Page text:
When I became a property owner after my grandmother died, a pro forma registration of title was the last thing on my mind. I heard about it, but because I didn’t really understand what it meant, I didn’t give it much thought.
I went to the website of the National Land Survey of Finland, which said that a pro forma registration of title isn’t necessary. It’s difficult to find motivation when something isn’t absolutely necessary at the time. So, I didn’t do anything.
What comes around, goes around
Then came the moment when we had to focus on our inheritance, and my relatives and I sold my grandparents’ house, which we owned together. The transaction went well, but applying for a title registration wasn’t that simple when the property was sold by four undistributed death estates.
A pro forma registration of title also ensures that mail is delivered to the correct address. Keeping ownership information up to date is a significant benefit for the new owners of a property when information about land surveying, among other things, is easily available. If mail is delivered in a death estate’s name, it may not necessarily reach the correct recipient.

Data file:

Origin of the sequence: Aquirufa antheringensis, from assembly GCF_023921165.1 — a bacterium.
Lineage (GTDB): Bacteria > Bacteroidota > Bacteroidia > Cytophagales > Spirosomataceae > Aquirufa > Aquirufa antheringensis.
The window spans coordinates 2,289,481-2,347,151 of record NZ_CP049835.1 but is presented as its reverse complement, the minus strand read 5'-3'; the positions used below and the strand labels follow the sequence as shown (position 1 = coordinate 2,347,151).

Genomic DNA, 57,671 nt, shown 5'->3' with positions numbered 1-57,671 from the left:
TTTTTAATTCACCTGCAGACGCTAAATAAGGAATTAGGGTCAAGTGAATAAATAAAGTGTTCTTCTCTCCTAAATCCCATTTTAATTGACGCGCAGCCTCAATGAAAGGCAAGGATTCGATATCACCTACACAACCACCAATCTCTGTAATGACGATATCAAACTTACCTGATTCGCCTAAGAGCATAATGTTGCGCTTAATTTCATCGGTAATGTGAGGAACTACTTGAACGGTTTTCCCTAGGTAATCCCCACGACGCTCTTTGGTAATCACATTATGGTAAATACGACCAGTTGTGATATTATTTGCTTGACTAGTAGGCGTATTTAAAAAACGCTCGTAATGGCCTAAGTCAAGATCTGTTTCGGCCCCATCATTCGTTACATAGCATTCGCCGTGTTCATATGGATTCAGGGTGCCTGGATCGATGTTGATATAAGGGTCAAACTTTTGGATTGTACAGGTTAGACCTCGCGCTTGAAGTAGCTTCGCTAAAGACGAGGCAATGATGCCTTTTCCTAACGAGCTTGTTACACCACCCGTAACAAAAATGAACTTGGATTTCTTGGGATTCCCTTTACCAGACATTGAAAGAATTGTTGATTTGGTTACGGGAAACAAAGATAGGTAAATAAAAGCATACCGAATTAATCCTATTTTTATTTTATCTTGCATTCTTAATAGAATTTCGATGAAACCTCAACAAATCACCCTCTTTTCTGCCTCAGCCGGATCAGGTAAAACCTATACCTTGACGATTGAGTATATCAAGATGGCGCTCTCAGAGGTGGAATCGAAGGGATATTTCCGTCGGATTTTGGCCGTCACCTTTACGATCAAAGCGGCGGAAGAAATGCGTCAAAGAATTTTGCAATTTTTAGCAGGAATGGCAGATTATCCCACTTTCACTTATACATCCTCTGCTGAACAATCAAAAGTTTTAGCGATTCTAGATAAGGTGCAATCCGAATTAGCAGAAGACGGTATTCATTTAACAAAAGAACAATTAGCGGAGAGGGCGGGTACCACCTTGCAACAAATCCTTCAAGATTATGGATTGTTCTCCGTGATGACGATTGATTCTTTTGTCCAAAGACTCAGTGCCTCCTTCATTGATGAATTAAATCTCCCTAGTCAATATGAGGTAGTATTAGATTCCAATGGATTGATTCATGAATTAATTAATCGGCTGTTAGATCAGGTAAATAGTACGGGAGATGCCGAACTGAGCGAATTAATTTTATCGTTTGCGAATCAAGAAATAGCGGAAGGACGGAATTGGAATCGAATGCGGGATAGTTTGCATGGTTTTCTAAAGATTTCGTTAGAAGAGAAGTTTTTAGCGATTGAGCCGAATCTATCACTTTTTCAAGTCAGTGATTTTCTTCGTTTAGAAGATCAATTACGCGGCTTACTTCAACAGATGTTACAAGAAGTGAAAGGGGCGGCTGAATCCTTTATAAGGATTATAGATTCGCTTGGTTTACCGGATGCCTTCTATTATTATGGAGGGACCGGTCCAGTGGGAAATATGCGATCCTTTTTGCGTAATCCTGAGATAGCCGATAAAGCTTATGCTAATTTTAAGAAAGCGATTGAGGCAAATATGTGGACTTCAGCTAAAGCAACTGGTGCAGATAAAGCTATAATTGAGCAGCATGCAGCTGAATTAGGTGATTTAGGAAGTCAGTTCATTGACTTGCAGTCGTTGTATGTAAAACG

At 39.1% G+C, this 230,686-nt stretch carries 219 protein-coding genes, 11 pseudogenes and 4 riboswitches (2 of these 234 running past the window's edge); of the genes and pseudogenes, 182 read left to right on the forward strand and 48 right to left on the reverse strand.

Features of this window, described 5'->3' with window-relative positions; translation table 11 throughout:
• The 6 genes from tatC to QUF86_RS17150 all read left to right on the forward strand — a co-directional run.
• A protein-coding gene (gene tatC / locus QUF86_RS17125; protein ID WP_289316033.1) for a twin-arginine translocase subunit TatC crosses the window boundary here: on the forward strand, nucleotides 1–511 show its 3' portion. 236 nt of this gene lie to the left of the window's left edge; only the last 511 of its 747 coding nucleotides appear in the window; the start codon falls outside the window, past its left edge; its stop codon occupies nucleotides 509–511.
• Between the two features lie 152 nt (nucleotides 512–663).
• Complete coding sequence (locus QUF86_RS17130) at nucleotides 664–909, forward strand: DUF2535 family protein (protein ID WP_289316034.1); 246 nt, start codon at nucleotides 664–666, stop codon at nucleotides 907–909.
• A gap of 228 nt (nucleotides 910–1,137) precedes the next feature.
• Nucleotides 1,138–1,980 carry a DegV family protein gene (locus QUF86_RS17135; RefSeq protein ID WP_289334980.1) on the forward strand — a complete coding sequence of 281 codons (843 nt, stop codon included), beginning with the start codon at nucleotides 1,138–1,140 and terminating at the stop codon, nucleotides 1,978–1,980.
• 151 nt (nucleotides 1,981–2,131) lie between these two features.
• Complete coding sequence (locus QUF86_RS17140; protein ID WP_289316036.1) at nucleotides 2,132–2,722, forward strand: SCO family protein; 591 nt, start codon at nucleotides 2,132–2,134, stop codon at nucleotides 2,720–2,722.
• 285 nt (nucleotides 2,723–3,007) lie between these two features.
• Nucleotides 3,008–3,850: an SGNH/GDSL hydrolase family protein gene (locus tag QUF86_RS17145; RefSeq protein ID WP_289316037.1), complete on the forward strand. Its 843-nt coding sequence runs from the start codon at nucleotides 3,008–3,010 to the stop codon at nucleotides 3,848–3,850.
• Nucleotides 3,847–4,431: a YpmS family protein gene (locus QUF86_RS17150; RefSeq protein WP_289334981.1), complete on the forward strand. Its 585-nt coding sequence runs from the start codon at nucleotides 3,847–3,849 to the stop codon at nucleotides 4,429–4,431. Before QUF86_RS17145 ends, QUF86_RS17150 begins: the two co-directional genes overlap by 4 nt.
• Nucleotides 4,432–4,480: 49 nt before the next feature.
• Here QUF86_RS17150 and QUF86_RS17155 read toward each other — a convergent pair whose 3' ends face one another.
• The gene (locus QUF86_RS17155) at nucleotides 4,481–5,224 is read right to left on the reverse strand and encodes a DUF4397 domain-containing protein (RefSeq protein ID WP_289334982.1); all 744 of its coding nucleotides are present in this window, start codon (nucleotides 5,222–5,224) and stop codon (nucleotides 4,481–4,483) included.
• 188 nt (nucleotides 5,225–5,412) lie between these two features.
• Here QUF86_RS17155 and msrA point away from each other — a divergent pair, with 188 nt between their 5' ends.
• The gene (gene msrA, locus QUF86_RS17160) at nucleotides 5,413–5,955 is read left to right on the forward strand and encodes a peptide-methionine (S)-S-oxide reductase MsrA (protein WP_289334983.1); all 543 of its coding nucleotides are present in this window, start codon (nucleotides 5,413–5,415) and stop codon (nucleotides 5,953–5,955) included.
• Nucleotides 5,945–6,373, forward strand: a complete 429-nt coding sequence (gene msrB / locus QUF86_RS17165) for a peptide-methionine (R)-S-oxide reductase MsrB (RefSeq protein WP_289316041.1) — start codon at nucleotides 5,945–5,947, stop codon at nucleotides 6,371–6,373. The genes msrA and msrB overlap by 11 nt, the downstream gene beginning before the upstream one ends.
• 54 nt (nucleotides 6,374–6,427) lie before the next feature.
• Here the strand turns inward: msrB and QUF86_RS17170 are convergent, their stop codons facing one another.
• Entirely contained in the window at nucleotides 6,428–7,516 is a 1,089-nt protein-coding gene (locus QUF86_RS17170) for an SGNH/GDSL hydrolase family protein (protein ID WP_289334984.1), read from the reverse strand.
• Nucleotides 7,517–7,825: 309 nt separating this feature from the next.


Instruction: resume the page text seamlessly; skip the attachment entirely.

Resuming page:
It also took us time and effort before the new owner was able to register their ownership. When I later talked about this to a more enlightened colleague during a coffee break, I was kindly told again that I should’ve applied for a pro forma registration of title. That’s so true!
Life gets easier when documents are spot on
One of the problems with the current system is that there’s no information about the possibility of a pro forma registration of title when it’s needed. Based on my experience, people should be given more encouragement to apply for it – or even make it mandatory.
It would be much clearer if information about parties to death estates was available in a reliable public register. Currently, the same set of documents has to be delivered to various parties many times over, which helps no-one.
My title registrations are now spot on – including the death estate to which I still belong.